Treaty of Waitangi

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The Treaty of Waitangi (Māori: Te Tiriti o Waitangi) is a treaty first signed on 6 February 1840 by representatives of the British Crown and various Māori chiefs from the North Island of New Zealand.

The Treaty established a British governor in New Zealand, recognised Māori ownership of their lands and other properties, and gave the Māori the rights of British subjects. The English and Māori language versions of the Treaty differed significantly, so there is no consensus as to exactly what was agreed to. From the British point of view, the Treaty gave Britain sovereignty over New Zealand, and gave the Governor the right to run the country. The Māori seem to have had a range of understandings, many of which conflicted with the British understanding. After the initial signing at Waitangi, copies of the Treaty were taken around New Zealand and over the following months many other chiefs signed. In total there are nine copies of the Treaty of Waitangi including the original signed on 6 February 1840.[1] Around 500 chiefs, including 13 or more women signed the Treaty of Waitangi.[2]

Until the 1970s, the Treaty was generally ignored by both the courts and parliament, although it was usually depicted in New Zealand history as a generous and loving act on the part of the Crown. From at least the 1860s, the Māori have looked to the Treaty for rights and remedies for land loss and unequal treatment by the state, with little success. From the late 1960s the Māori began drawing attention to breaches of the Treaty. Subsequent histories have emphasised problems with its translation. In 1975 the Waitangi Tribunal was established as a permanent commission of inquiry tasked with researching breaches of the Treaty by the Crown or its agents, and suggesting means of redress.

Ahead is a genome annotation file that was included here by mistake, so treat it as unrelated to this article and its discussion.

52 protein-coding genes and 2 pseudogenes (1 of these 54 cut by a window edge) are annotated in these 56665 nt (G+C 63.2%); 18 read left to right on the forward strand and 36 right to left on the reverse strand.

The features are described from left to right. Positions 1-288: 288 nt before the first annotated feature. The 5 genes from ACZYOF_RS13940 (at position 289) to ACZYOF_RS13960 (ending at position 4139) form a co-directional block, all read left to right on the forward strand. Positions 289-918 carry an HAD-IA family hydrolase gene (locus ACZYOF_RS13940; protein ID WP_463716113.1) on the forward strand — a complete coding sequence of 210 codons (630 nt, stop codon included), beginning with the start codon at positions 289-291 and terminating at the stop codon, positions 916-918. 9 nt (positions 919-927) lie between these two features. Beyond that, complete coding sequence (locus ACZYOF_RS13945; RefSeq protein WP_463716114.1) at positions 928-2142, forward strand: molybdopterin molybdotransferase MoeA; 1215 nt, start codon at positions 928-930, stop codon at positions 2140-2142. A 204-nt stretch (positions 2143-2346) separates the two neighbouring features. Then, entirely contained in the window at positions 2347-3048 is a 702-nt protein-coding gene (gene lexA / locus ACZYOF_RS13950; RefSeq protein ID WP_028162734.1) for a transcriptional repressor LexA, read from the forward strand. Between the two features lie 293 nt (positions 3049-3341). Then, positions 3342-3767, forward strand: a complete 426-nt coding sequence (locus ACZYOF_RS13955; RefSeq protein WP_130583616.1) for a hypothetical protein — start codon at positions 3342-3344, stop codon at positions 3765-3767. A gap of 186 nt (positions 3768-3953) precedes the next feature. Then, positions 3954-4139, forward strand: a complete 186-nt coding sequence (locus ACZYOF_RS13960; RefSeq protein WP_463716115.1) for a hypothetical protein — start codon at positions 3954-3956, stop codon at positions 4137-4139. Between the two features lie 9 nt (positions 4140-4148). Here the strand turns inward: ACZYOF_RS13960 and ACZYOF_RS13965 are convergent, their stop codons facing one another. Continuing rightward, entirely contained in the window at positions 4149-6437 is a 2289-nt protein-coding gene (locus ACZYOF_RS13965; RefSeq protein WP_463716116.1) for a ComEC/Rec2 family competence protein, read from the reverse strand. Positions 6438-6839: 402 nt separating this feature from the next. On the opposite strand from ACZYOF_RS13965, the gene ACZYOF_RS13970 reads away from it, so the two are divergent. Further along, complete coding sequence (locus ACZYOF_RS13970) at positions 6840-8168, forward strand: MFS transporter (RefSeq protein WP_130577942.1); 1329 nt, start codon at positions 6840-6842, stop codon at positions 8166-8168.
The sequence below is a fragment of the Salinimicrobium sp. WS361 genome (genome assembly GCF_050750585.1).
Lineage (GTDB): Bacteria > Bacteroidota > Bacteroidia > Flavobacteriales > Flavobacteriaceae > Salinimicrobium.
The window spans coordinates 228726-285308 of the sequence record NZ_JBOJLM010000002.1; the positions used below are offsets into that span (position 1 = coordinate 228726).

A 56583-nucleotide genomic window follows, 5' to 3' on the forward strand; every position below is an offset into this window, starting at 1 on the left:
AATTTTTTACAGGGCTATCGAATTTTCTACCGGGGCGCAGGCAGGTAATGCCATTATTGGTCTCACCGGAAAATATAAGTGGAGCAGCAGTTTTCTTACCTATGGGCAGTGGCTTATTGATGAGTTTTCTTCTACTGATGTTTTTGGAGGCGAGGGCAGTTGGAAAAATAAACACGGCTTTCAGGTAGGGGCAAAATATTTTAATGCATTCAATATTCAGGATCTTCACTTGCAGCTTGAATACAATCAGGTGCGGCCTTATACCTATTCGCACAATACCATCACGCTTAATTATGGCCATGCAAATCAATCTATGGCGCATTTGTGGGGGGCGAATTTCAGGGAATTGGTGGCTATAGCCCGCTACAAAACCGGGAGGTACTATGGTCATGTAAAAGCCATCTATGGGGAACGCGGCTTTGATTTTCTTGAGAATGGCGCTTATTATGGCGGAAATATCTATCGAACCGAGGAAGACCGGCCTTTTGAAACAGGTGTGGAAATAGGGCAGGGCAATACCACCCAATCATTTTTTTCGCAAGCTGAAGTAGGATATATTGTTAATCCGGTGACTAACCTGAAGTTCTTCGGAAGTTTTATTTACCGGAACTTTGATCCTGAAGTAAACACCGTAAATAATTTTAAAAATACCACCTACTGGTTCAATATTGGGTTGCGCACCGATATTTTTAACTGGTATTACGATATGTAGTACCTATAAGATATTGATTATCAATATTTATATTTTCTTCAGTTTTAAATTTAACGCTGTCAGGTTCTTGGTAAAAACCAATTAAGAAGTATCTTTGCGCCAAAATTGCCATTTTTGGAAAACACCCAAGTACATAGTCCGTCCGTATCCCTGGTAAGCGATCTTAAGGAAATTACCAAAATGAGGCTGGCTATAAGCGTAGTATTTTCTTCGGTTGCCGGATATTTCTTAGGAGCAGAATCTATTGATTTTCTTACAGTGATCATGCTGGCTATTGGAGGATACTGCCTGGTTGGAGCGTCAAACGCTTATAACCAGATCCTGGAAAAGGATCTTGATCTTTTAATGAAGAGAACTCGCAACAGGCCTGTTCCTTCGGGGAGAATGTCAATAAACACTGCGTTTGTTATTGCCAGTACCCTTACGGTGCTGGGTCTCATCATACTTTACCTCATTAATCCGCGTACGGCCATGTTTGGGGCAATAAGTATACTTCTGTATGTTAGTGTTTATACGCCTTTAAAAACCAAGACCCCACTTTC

Today it is generally considered the founding document of New Zealand as a nation. Despite this, the Treaty is often the subject of heated debate. Many Māori feel that the Crown did not keep its side of the bargain and have presented evidence of this before sittings of the Tribunal. Some in the non-Māori population believe the Māori pay too much attention to the Treaty and use it to claim 'special privileges'. The Crown is in most cases not obliged to give effect to the recommendations of the Tribunal, but nonetheless in many instances has accepted that it breached the Treaty and its principles. Settlements to date have consisted of hundreds of millions of dollars in money and assets, as well as apologies.

The date of the signing has been celebrated as a national holiday, now called Waitangi Day, since 1974.

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